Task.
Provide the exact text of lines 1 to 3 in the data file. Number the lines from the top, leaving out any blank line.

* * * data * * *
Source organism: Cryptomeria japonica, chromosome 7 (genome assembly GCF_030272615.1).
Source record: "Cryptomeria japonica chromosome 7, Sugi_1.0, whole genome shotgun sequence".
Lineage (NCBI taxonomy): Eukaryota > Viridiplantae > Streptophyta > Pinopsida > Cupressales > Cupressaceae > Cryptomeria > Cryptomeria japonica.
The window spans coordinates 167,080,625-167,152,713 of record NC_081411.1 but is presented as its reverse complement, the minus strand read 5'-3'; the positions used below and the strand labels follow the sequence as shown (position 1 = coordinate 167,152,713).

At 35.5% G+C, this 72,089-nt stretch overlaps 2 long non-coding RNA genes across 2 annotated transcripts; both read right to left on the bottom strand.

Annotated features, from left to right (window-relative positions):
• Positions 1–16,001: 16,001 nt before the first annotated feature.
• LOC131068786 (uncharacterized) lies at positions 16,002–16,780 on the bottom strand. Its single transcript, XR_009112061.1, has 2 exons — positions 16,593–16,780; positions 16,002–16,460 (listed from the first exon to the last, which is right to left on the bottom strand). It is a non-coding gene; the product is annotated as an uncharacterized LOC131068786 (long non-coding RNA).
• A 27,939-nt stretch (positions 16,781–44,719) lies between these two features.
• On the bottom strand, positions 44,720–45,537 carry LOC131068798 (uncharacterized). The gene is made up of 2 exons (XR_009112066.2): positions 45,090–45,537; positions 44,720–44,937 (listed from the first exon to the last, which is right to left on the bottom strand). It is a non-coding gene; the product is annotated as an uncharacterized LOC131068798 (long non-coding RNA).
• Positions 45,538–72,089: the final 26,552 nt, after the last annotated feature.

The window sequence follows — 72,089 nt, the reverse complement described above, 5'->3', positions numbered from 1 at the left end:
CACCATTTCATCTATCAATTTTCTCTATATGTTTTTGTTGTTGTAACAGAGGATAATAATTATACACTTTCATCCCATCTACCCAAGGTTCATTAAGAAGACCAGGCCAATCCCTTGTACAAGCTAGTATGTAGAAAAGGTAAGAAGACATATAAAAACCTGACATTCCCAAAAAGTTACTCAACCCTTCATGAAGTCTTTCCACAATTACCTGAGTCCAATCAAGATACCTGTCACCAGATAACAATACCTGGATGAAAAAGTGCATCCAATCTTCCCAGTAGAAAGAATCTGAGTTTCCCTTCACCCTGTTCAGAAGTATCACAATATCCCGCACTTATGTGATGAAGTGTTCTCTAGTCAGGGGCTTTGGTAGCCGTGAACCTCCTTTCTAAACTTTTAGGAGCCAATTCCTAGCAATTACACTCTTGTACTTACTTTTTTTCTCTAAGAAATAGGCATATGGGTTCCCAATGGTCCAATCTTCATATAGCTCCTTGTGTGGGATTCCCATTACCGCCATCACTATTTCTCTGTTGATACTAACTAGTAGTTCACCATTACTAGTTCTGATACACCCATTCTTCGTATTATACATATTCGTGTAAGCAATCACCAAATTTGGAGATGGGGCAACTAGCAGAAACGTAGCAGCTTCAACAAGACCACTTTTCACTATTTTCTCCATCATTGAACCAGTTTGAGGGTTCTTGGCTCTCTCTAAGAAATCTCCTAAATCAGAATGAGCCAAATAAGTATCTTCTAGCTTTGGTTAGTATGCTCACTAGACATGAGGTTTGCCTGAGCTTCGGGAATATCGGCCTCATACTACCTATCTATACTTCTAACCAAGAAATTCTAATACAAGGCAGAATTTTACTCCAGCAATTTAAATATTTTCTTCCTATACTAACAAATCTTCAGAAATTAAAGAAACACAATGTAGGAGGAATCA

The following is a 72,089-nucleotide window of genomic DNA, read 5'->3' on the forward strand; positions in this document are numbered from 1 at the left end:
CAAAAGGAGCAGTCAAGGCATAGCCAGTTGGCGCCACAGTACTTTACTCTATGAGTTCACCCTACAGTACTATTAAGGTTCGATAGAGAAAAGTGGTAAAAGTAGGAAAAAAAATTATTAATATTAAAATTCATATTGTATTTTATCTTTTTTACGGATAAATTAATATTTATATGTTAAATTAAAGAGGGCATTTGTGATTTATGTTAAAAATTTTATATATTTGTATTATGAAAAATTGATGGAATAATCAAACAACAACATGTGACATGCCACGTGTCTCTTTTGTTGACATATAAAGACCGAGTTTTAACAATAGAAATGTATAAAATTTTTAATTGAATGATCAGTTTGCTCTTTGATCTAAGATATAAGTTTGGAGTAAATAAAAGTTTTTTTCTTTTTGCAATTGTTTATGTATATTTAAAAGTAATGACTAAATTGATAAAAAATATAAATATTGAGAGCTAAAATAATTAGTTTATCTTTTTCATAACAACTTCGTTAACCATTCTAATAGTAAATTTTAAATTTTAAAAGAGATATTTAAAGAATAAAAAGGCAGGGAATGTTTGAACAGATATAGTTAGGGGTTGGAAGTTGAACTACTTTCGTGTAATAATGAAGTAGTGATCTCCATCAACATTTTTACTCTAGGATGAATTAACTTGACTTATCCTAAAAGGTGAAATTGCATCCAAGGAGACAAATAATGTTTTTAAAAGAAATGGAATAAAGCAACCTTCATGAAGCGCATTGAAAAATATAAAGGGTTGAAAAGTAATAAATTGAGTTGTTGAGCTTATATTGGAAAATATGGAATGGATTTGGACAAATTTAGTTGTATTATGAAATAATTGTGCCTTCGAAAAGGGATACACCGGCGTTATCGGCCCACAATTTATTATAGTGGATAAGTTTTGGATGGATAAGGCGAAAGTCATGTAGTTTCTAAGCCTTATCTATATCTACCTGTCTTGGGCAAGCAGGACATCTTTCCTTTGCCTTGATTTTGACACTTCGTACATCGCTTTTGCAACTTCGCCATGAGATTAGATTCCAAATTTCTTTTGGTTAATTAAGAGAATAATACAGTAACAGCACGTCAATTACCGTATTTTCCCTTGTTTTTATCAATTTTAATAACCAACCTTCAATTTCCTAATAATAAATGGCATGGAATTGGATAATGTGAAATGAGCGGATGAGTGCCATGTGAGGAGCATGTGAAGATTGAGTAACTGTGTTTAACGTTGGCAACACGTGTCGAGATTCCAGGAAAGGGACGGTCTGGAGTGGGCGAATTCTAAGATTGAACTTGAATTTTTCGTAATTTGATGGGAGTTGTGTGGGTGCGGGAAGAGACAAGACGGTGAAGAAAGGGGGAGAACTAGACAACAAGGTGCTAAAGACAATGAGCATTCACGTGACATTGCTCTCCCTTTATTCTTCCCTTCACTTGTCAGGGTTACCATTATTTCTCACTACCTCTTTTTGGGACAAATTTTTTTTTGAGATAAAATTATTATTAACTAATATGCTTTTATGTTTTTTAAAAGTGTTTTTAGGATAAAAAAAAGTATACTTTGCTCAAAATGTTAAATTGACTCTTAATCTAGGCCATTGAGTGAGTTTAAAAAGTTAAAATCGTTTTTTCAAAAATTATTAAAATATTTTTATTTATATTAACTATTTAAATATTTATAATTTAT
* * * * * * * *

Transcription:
Source organism: Cryptomeria japonica, chromosome 7 (genome assembly GCF_030272615.1).
Source record: "Cryptomeria japonica chromosome 7, Sugi_1.0, whole genome shotgun sequence".
Lineage (NCBI taxonomy): Eukaryota > Viridiplantae > Streptophyta > Pinopsida > Cupressales > Cupressaceae > Cryptomeria > Cryptomeria japonica.